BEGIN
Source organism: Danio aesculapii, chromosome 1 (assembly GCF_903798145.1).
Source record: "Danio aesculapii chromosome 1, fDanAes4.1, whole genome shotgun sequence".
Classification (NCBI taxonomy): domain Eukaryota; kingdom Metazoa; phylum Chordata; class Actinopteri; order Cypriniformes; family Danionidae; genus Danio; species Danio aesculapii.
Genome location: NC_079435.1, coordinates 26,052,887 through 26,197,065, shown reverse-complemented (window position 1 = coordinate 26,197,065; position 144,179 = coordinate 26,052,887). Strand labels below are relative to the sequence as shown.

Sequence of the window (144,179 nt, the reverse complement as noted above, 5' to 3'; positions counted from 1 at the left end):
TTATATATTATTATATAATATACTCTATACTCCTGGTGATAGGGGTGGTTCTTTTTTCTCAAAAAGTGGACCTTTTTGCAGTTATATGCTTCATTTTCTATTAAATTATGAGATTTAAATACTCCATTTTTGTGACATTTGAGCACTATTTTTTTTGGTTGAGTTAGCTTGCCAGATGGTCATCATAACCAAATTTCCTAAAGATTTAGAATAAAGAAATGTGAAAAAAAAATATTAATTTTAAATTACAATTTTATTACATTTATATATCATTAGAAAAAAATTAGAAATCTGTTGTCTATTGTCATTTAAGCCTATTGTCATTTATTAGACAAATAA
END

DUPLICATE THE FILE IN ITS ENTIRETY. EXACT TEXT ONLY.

Source organism: Danio aesculapii, chromosome 1 (assembly GCF_903798145.1).
Source record: "Danio aesculapii chromosome 1, fDanAes4.1, whole genome shotgun sequence".
Classification (NCBI taxonomy): domain Eukaryota; kingdom Metazoa; phylum Chordata; class Actinopteri; order Cypriniformes; family Danionidae; genus Danio; species Danio aesculapii.
Genome location: NC_079435.1, coordinates 26,052,887 through 26,197,065, shown reverse-complemented (window position 1 = coordinate 26,197,065; position 144,179 = coordinate 26,052,887). Strand labels below are relative to the sequence as shown.

Sequence of the window (144,179 nt, the reverse complement as noted above, 5' to 3'; positions counted from 1 at the left end):
TTATATATTATTATATAATATACTCTATACTCCTGGTGATAGGGGTGGTTCTTTTTTCTCAAAAAGTGGACCTTTTTGCAGTTATATGCTTCATTTTCTATTAAATTATGAGATTTAAATACTCCATTTTTGTGACATTTGAGCACTATTTTTTTTGGTTGAGTTAGCTTGCCAGATGGTCATCATAACCAAATTTCCTAAAGATTTAGAATAAAGAAATGTGAAAAAAAAATATTAATTTTAAATTACAATTTTATTACATTTATATATCATTAGAAAAAAATTAGAAATCTGTTGTCTATTGTCATTTAAGCCTATTGTCATTTATTAGACAAATAA